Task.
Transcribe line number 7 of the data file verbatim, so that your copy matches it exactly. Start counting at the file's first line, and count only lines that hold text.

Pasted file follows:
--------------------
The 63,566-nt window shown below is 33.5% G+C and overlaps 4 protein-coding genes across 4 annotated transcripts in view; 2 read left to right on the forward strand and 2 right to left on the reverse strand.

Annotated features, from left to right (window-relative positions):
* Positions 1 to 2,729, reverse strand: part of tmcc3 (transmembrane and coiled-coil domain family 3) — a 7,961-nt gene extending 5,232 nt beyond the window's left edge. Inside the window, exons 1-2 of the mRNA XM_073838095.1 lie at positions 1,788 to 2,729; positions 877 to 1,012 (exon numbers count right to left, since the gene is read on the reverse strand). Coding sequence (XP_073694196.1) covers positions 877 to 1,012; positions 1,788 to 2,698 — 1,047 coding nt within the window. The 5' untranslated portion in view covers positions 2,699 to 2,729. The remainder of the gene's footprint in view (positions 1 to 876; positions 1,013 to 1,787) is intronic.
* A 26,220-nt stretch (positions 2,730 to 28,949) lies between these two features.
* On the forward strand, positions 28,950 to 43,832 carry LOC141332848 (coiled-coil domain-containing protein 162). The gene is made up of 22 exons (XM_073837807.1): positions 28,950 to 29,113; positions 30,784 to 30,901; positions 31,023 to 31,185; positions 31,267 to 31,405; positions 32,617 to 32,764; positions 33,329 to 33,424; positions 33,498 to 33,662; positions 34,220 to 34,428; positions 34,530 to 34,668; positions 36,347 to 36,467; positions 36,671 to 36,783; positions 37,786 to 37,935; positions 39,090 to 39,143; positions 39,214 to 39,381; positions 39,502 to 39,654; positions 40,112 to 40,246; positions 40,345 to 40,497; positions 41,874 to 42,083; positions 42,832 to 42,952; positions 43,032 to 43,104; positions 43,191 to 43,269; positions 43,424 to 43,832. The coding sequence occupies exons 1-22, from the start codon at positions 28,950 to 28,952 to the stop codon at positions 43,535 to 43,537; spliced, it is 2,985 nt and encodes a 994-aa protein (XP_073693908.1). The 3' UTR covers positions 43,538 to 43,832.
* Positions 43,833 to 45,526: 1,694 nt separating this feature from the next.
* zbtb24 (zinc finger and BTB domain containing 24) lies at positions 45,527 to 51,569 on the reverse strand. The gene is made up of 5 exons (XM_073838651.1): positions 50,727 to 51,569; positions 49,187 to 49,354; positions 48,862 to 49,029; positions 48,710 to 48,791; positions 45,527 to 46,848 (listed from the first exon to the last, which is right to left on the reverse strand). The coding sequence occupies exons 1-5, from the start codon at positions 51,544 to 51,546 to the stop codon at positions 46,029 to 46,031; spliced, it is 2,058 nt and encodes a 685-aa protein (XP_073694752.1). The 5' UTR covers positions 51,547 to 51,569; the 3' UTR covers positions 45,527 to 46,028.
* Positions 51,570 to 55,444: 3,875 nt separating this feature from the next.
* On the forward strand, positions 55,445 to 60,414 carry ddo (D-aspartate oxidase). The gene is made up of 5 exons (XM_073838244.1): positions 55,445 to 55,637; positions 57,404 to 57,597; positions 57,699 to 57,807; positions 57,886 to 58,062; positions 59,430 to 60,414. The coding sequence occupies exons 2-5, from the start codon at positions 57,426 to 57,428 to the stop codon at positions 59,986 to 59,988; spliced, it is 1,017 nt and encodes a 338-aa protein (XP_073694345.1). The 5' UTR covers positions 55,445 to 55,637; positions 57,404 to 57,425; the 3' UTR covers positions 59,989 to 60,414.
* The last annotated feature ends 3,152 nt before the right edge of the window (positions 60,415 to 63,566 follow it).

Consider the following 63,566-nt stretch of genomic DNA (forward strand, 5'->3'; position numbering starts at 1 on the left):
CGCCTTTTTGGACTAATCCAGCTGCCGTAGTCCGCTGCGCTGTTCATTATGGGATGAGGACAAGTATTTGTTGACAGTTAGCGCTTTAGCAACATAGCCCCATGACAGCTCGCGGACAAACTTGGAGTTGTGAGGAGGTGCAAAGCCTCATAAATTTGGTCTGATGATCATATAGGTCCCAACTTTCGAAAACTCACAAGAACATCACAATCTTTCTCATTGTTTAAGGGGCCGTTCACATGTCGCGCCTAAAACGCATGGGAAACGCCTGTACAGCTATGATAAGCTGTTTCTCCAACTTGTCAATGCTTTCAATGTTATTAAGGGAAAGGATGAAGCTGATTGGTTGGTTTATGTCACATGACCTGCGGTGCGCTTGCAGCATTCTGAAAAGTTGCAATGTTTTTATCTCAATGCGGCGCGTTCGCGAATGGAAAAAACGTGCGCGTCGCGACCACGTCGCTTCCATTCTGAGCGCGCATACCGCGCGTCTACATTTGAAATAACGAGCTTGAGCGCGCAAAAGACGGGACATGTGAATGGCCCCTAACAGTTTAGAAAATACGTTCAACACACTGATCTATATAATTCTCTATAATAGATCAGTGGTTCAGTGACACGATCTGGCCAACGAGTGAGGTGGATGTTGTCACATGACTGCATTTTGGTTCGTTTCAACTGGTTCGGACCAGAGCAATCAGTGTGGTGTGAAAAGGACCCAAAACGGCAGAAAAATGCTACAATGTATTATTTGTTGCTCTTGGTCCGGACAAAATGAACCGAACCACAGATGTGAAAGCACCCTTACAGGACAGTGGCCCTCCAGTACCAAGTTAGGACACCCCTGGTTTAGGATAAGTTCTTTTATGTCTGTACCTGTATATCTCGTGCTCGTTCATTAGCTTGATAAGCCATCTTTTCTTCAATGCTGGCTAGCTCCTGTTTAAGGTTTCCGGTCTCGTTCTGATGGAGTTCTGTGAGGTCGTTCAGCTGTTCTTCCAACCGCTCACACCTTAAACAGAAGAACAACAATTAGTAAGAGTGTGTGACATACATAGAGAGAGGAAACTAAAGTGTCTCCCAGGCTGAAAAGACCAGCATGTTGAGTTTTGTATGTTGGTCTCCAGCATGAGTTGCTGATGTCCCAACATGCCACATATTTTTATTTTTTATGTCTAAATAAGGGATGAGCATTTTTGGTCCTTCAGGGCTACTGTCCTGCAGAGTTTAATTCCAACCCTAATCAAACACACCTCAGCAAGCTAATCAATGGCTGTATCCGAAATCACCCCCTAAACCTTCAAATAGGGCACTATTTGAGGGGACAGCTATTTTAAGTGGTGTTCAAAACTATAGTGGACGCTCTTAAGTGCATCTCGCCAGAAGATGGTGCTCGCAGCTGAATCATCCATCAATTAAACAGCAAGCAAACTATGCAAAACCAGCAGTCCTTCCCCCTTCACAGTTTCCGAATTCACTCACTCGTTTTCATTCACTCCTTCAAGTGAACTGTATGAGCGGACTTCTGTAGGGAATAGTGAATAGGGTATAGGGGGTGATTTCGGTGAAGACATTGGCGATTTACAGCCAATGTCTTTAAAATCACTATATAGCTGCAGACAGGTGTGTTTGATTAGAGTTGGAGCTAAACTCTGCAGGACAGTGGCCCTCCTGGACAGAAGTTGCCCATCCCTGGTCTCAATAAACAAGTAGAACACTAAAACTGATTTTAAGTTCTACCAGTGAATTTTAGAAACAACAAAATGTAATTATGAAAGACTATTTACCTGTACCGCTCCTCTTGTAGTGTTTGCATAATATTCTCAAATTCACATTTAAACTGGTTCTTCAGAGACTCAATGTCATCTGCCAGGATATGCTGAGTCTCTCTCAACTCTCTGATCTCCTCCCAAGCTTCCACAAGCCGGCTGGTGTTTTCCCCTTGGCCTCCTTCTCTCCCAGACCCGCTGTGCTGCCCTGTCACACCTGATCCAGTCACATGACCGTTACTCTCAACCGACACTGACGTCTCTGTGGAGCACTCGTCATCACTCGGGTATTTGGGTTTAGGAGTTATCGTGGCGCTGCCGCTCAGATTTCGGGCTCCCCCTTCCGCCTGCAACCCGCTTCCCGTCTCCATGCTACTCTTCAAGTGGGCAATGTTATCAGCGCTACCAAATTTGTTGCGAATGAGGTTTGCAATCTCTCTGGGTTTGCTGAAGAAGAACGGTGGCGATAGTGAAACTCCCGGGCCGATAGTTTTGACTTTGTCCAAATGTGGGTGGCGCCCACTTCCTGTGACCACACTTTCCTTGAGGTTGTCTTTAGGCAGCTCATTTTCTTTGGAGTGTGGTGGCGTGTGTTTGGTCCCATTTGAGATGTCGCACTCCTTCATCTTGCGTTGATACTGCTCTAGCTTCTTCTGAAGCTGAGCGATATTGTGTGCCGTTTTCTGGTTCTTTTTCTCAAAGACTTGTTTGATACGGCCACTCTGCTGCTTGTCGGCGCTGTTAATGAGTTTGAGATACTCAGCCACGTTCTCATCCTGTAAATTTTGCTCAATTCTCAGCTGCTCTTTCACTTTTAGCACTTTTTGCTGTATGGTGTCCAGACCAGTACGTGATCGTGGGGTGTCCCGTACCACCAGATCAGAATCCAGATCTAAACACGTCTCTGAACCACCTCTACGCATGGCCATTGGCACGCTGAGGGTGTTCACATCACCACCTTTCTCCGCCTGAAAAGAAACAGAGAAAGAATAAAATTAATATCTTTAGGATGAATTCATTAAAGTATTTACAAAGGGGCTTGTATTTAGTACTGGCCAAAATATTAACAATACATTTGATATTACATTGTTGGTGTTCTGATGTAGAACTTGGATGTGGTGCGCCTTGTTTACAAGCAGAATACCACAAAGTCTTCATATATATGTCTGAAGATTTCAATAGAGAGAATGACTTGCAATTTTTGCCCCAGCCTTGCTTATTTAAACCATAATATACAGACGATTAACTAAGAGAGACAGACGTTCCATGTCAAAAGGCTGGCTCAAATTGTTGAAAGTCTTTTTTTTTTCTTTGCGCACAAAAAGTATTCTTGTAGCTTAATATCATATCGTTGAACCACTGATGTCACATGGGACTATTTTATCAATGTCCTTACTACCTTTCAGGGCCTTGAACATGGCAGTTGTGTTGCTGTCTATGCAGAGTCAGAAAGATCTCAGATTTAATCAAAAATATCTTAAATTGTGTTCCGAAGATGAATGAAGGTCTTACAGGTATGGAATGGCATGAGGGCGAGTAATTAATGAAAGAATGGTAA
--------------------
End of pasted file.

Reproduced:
* zbtb24 (zinc finger and BTB domain containing 24) lies at positions 45,527 to 51,569 on the reverse strand. The gene is made up of 5 exons (XM_073838651.1): positions 50,727 to 51,569; positions 49,187 to 49,354; positions 48,862 to 49,029; positions 48,710 to 48,791; positions 45,527 to 46,848 (listed from the first exon to the last, which is right to left on the reverse strand). The coding sequence occupies exons 1-5, from the start codon at positions 51,544 to 51,546 to the stop codon at positions 46,029 to 46,031; spliced, it is 2,058 nt and encodes a 685-aa protein (XP_073694752.1). The 5' UTR covers positions 51,547 to 51,569; the 3' UTR covers positions 45,527 to 46,028.